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Why do folks move here? Ask our 1.6 million residents

Staff Writer
Austin 360
Austin's skyline might be changing, but its natural beauty, cultural attractions and job opportunities continue to rank it among the top places to live in the U.S.

It seems the rest of the world has finally caught on to what residents of Austin and its surrounding communities have known for years: This is a great place to live.

Consistently ranked near the top of almost every list that measures such things, Austin's combination of favorable climate, natural beauty, entertainment options and vocational opportunity makes it a prime destination for those in search of a higher quality of life.

That is how reporter Jeremy Egner started his introduction to this annual publication 10 years ago.

Some things haven't changed.

From national publications such as Forbes, Fortune and Kiplinger to innumerable niche publications and websites, Austin continues to rank highly on almost every list imaginable.

One of best places in the country for finding jobs and for job growth. One of the best places to establish and grow a small business.

One of the best value cities. A $60,000 a year paycheck in Boston has the same buying power as $40,000 a year here.

One of the best cities in the country for young adults. One of the best cities to make a fresh start, and one of the best to retire to.

One of the best cities in the nation to make music and movies. One of the best areas for runners. One of the best cities for outdoor activities of all kinds, and a city featuring one of the best urban parks systems.

One of the best airports in the country for fast food between flights? You guessed it.

Highest praise: When Kiplinger released its list of "10 Best Cities for the Next Decade," Austin was No. 1.

Today, the five-county Greater Austin area, which is about 40 percent larger than Rhode Island and Delaware combined, has more than 1.6 million residents. That's about a third more than 10 years ago and about double the population of 20 years ago.

Since 2000, most growth has occurred in Williamson County to the north of Austin and Hays County to the south. The populations of both have grown by more than 50 percent during the past 10 years. Round Rock is the largest city in Williamson County. San Marcos is the largest in Hays County.

Most of us live in Travis County, which has a population density of about 1,000 people per square mile. Most Travis County residents live in Austin, which has roughly the same population as another dreamy city: San Francisco.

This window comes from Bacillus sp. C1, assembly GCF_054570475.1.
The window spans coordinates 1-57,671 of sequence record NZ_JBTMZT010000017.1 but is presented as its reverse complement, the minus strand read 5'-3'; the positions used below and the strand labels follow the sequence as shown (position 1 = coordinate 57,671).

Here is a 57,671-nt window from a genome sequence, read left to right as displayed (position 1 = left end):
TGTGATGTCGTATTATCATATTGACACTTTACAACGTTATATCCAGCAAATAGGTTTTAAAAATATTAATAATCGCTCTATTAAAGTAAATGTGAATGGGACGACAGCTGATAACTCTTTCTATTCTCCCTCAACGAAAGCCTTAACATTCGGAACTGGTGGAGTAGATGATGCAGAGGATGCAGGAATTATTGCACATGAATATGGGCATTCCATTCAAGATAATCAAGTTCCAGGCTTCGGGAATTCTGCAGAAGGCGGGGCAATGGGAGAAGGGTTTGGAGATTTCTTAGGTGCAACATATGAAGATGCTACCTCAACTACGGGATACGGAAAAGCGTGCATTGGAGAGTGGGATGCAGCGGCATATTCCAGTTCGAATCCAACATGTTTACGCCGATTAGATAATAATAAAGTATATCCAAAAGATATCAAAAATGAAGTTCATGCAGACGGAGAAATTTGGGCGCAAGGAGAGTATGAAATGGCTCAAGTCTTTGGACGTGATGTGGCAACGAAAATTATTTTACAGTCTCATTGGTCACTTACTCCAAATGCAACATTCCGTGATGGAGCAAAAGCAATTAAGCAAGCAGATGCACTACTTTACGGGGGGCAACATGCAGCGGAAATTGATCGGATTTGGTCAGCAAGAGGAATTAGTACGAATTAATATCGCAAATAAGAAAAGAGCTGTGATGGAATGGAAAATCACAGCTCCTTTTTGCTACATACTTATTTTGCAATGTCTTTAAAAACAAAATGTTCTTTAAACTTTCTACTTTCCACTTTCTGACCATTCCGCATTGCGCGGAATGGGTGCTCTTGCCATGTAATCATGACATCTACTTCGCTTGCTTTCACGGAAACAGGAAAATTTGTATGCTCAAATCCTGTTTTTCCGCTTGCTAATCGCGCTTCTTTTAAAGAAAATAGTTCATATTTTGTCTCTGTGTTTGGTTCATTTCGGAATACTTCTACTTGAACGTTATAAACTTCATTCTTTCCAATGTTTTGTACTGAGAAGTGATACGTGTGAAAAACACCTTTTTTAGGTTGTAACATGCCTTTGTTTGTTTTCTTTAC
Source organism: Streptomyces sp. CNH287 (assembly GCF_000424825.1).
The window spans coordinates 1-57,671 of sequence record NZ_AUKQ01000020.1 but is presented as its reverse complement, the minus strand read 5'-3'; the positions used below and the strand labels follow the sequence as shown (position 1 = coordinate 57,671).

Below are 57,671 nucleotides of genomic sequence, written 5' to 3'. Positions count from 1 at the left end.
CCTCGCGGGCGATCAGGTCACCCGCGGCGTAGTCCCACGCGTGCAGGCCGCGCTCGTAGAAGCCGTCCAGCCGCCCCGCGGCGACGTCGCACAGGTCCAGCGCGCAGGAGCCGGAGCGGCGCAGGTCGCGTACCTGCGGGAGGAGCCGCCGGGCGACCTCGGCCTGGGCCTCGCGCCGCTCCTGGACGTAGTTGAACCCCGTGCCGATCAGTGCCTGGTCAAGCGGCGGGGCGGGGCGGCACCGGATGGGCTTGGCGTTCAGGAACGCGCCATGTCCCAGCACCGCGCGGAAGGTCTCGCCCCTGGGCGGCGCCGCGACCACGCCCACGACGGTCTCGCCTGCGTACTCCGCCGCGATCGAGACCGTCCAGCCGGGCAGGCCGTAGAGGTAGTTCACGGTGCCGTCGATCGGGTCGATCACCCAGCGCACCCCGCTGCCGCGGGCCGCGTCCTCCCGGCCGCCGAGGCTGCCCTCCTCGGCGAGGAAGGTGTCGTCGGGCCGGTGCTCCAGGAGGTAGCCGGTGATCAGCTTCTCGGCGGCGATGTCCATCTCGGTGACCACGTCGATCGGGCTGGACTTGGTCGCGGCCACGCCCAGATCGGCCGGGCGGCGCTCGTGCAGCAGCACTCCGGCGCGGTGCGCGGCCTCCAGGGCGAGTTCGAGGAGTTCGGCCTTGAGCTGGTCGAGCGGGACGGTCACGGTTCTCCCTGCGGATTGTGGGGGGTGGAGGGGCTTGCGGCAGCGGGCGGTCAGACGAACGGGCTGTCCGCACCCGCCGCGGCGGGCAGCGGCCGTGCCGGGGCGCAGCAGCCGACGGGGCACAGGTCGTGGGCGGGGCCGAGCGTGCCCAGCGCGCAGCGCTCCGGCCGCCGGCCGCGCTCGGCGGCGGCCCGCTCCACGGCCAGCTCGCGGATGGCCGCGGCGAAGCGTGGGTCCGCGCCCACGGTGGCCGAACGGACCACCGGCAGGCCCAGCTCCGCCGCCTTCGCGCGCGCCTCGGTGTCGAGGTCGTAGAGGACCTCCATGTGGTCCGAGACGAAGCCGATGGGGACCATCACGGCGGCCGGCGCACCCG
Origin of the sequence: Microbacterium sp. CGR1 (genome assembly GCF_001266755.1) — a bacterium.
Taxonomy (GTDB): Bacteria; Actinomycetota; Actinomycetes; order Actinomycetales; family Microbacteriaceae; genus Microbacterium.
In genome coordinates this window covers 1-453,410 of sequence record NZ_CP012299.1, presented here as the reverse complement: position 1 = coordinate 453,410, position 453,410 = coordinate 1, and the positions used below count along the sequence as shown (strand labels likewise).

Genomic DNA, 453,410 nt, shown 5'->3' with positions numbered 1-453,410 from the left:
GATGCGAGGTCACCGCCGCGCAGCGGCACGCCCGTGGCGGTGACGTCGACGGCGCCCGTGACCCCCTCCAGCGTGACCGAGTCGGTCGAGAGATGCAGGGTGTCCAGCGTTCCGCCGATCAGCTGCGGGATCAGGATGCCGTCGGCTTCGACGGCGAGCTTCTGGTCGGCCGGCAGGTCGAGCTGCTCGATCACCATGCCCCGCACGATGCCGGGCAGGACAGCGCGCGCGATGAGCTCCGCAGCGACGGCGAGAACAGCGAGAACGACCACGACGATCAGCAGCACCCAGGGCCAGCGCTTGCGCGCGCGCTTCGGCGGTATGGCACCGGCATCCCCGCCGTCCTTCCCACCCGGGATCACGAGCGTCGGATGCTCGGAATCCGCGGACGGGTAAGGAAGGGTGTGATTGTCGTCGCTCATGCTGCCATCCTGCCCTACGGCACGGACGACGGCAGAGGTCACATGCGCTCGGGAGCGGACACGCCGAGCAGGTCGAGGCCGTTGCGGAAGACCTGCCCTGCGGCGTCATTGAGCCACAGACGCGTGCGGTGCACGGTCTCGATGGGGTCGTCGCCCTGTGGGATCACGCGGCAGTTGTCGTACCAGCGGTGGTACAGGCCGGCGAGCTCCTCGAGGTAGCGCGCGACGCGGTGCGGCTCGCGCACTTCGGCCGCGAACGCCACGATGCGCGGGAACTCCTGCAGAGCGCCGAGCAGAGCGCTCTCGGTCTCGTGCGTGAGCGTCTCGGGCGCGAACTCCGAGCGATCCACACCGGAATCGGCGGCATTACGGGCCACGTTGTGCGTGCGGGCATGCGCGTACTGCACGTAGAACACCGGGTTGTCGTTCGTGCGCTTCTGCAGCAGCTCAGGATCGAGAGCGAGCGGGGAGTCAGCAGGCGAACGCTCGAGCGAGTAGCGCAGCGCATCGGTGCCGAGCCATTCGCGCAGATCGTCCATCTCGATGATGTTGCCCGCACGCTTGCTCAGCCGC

Far fewer of us live in Bastrop and Caldwell counties. The entire population of Caldwell County would fill only four of every 10 seats in the football stadium at the University of Texas. All the folks in Bastrop County would fill three of every four seats in the stadium.

All this growth has changed our environment. Today we have more high-rise buildings, shopping centers, highways, congestion, noise and pollution than ever. A midday trip across town can be time-consuming and frustrating. It's more of a challenge to get good tickets to a popular concert or sporting event. The wait at the restaurant can be longer.

Even with all the changes, the core qualities remain. Beautiful parks and lakes. Clean water. World-class music. Thriving arts and theater communities. Competitive professional sports teams. National-caliber college academics and athletics. An inventive, creative, diverse, tolerant population.

Generally speaking, we're somewhere in our 30s, well-educated and make a pretty good living. We like gardening, running, cycling, swimming, boating and fishing. We love youth sports, football (at all levels), tennis and golf.

And, some folks would say, we're just a little weird. Maybe it's the occasional lawn with polka dots, the annual celebration of Eeyore's birthday, the 3-story Cathedral of Junk or the Wiener Dog Races.

In the pages that follow, you can get a feel for Austin. Mind you, it's just an introduction to the metropolitan area and the people who live here, and a look at what the area has to offer. It doesn't pretend to be comprehensive.

For a current and more extensive look at everything that is going on in the Austin metro area, please visit www.austin360.com/this-is-austin.